And Africa is not the only arena of political turmoil and massive suffering. Bloody strife persists in Afghanistan, Moldova, East Timor, the Kurdish regions of Iraq and Turkey, the republic of Georgia, Nagorno-Karabakh, Sri Lanka, and, course, the former Yugoslavia. One must ask whether supporters of the doctrine of humanitarian intervention advocate U.S.-led interventions in those tragic conflicts as well. It is of no comfort that some of the strongest proponents of intervention in Somalia (including New York Times columnists Anthony Lewis and Leslie Gelb) have also been beating the war drums for action in Yugoslavia.

Former president Ronald Reagan goes further, suggesting that just as the democracies banded together to defeat Soviet totalitarianism, so they should now unite to "impose civilized standards of behavior on those who flout every measure of human decency." He calls for the creation of a permanent UN army (presumably with extensive U.S. participation) to establish global order and carry out a policy he describes as a "human velvet glove backed by a steel fist of military force."(7) A permanent UN army is also popular with other advocates of humanitarian intervention and is being pushed vigorously by Boutros-Ghali.(8)

It is increasingly apparent that aggressive interventionists regard the Somalian mission, not as an exceptional measure, but as the prototype for U.S. policy in the post-Cold War world. Some even spin elaborate schemes for UN trusteeships or a revival of Western colonialism--backed, of course, by the military power of the United States--to manage such chaotic situations as those in Somalia, Yugoslavia, Liberia, and Haiti.(9)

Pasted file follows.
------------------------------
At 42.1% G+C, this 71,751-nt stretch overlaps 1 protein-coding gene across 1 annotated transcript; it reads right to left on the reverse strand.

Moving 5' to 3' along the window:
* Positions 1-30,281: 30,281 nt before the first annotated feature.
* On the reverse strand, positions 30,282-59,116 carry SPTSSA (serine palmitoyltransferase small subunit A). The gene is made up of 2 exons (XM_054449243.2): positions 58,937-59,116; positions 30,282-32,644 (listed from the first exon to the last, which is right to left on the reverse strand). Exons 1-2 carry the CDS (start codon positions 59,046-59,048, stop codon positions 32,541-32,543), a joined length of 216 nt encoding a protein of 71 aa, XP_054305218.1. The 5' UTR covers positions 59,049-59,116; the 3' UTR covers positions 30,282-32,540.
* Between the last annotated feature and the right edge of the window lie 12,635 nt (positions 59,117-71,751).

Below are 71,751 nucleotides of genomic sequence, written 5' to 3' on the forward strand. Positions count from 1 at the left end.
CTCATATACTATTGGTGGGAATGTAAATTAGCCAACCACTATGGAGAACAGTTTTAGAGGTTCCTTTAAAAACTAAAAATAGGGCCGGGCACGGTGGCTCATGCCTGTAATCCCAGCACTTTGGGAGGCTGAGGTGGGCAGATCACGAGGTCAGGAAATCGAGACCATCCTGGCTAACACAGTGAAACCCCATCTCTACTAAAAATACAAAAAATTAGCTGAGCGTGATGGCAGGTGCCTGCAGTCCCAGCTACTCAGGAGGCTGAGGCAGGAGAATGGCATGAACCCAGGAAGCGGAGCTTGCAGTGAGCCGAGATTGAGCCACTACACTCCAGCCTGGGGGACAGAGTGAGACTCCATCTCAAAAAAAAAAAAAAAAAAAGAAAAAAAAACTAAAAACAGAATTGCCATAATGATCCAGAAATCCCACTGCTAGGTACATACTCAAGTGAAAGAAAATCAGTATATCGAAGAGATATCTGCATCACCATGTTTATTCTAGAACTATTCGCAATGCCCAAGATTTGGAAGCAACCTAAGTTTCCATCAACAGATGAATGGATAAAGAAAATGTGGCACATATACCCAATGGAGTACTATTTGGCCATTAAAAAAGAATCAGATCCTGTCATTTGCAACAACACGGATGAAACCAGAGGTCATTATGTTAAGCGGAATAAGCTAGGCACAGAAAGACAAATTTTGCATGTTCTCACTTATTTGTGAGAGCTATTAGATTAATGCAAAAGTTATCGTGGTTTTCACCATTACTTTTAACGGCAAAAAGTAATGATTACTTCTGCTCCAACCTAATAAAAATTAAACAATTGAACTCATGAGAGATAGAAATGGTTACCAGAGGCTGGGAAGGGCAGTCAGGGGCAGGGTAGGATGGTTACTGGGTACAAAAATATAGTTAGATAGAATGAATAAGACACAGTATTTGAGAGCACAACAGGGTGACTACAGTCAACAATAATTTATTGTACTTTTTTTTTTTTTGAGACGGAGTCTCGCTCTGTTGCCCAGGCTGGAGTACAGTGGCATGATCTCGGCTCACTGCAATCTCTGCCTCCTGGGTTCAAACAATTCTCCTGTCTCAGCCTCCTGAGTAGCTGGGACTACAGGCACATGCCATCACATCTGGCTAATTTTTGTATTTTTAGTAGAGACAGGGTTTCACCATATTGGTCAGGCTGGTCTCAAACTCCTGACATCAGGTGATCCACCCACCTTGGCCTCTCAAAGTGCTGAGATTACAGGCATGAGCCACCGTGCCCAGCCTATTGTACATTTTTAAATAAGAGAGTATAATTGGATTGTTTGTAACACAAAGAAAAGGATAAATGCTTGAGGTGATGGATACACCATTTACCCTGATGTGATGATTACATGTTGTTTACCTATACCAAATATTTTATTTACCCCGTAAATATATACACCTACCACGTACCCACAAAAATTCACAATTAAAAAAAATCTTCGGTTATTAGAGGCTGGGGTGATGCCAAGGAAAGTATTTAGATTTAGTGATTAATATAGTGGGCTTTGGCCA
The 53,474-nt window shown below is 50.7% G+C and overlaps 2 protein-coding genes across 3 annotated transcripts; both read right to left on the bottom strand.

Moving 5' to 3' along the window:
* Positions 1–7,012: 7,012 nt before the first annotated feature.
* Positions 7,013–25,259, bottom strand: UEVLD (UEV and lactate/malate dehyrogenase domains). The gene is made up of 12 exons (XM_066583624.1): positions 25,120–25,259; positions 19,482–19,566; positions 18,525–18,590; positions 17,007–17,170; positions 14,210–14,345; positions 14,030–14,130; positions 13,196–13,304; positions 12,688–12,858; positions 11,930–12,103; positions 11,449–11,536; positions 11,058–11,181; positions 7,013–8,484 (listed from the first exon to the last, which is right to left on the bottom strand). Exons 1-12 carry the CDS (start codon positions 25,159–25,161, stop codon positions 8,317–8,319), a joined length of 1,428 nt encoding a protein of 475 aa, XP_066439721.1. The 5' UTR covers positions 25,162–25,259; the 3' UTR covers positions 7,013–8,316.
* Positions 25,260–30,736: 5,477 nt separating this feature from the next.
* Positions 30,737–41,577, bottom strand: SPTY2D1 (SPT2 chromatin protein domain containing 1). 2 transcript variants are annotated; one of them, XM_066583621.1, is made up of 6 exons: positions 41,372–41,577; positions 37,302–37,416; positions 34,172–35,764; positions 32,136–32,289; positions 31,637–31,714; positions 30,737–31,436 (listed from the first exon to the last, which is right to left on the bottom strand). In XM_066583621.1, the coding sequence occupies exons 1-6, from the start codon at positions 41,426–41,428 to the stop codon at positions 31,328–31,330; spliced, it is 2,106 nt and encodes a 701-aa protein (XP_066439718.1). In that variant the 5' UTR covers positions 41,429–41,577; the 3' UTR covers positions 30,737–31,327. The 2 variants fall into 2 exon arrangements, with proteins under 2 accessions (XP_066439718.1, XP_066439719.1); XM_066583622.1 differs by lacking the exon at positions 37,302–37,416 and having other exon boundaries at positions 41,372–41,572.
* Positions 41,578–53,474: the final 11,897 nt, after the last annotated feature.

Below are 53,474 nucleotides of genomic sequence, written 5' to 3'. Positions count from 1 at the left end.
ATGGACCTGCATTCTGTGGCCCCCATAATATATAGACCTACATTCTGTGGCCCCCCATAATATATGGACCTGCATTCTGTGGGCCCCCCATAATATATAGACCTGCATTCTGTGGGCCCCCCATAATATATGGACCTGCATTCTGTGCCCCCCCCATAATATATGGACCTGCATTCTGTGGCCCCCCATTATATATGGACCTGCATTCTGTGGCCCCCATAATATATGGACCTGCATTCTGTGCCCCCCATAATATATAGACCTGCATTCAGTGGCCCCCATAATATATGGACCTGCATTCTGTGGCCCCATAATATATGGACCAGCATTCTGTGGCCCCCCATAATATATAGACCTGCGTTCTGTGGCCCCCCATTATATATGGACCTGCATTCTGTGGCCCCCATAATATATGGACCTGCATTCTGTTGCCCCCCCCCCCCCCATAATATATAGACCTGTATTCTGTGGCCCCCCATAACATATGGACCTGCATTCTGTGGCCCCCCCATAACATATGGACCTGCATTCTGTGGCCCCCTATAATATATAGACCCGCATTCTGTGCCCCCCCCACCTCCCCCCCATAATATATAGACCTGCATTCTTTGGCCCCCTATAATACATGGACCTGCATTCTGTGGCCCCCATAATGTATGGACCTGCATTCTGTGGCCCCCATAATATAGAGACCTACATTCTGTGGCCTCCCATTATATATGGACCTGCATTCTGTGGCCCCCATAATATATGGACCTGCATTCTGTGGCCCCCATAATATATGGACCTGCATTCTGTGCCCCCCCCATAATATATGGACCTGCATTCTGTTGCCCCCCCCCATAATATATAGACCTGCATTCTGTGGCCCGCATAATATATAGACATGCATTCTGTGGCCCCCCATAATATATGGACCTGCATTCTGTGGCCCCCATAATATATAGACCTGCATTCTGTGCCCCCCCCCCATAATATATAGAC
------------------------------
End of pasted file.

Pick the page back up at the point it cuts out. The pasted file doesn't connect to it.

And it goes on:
The American people should oppose both the Somalian intervention and the policy it represents. Accepting the costs and risks of intervening in internal or regional conflicts during the Cold War to thwart allies and clients of the Soviet Union was bad enough--especially since that strategy led the United States into Vietnam. Doing so in the post-Cold War period when there is no need to counter the threat posed by a rival superpower is far worse. In the absence of a compelling strategic rationale, meddling in an assortment of parochial struggles would be masochism.

The primary responsibility of the U.S. government is to guard the security and liberty of the American people. Washington has neither a constitutional nor a moral writ to play Don Quixote and attempt to rectify all the ills of the world. American lives and resources must not be sacrificed in international military crusades waged in the name of humanitarian intervention. Defending the security of the republic is a demanding enough task for the armed forces of the United States. U.S. leaders should never again let American troops become the Hessians of the 1990s--the hired guns of the UN Security Council--as they have in Somalia.